Background: Surgical peer review might be characterized by assessment heterogeneity. Methods: We performed a prospective, anonymous, peer review of surgeon and system performance during a morbidity and mortality conference. Results: Twenty-two cases were reviewed by a mean of 48.9 respondents each, including attendings, fellows, and residents. A mean of 50% (standard deviation, 23%) of respondents identified some quality issue in each case, reflecting high heterogeneity. The mean percentage in identifying a system issue was 27%, and in identifying a physician issue was 37%. When identifying a physician issue, physician care was judged as appropriate by 72%, as controversial by 26%, or as inappropriate by 2%. Residents were more likely than attendings to identify system issues (odds ratio, 2.23) and physician issues (odds ratio, 3.58), but attendings were more likely to rate care controversial or inappropriate (odds ratio, 2.53). Conclusions: Surgical peer reviews, even after group discussion, display substantial heterogeneity. Review methods should account for this heterogeneity.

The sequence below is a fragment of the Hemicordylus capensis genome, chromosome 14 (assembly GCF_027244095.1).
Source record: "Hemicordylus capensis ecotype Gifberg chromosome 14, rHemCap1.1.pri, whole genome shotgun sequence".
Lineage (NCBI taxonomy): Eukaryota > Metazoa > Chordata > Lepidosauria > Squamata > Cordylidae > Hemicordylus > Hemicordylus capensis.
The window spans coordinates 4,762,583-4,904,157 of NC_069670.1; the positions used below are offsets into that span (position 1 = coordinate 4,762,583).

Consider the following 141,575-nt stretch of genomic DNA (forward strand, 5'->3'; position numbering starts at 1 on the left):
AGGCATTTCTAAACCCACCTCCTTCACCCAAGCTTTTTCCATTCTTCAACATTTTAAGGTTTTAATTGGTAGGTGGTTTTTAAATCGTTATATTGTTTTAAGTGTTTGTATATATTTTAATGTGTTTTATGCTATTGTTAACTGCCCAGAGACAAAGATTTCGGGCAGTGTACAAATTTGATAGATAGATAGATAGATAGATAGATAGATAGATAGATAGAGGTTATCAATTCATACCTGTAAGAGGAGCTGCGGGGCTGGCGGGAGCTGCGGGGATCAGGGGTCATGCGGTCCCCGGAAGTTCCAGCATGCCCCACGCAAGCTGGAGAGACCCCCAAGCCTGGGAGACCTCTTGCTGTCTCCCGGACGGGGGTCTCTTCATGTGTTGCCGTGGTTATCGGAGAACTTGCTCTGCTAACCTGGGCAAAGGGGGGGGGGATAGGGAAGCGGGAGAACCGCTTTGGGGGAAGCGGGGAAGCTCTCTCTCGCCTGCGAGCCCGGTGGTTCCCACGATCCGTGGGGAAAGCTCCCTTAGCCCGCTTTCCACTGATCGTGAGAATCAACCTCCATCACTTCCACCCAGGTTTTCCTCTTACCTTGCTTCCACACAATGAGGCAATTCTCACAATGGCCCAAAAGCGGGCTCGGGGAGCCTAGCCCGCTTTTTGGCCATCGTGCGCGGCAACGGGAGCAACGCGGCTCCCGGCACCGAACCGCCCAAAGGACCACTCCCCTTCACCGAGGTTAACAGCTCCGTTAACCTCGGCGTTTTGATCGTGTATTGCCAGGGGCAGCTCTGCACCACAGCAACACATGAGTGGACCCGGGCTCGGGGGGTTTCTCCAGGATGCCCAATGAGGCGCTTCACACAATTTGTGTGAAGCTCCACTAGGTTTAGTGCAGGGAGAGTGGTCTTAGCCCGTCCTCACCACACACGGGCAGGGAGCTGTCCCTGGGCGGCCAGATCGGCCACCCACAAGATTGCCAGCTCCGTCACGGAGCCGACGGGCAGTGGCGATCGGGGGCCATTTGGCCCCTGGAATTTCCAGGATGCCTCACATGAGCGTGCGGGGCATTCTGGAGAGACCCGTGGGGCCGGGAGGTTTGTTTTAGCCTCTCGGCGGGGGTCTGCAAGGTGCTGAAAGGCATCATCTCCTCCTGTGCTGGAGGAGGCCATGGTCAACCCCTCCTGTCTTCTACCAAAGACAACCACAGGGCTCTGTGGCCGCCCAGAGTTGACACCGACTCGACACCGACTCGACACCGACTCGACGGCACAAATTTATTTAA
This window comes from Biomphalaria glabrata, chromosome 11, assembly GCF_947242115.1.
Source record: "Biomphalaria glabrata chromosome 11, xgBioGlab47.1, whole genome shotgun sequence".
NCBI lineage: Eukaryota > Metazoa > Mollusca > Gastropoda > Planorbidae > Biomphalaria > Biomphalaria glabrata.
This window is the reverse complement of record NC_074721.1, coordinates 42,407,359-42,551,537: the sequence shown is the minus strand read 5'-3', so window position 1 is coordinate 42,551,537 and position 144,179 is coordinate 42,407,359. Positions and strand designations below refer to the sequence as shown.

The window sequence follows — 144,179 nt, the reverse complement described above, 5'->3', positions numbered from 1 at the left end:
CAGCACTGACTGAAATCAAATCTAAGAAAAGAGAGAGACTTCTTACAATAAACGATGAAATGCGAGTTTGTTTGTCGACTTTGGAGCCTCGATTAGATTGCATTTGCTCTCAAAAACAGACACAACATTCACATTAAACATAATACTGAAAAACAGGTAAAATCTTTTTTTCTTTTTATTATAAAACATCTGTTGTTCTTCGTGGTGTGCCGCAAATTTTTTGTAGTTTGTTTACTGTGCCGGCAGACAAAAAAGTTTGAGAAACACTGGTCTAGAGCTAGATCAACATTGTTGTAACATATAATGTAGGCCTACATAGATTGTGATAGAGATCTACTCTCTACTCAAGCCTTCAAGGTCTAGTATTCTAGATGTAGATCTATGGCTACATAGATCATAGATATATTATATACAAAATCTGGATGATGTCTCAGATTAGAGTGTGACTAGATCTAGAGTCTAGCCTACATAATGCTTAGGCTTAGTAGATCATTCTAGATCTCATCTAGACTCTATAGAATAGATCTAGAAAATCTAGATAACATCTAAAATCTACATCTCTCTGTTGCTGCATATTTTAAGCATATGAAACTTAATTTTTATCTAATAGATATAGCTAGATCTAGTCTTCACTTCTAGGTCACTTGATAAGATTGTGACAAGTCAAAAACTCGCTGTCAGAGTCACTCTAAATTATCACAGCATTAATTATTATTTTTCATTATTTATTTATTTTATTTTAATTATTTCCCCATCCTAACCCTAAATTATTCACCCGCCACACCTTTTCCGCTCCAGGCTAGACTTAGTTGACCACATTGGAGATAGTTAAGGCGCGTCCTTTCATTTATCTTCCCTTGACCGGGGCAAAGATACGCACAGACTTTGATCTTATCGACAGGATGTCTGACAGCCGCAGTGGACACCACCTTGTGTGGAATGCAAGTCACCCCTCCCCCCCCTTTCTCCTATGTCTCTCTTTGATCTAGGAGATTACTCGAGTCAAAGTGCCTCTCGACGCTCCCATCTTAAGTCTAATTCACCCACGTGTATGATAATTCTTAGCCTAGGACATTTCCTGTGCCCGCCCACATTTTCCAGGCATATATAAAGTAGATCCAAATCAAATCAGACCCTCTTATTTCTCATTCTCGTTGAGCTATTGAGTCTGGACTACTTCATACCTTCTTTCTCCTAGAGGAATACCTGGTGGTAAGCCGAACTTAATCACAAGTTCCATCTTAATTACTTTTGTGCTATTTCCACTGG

- Electronic response system
- Morbidity and Mortality conference
- Peer review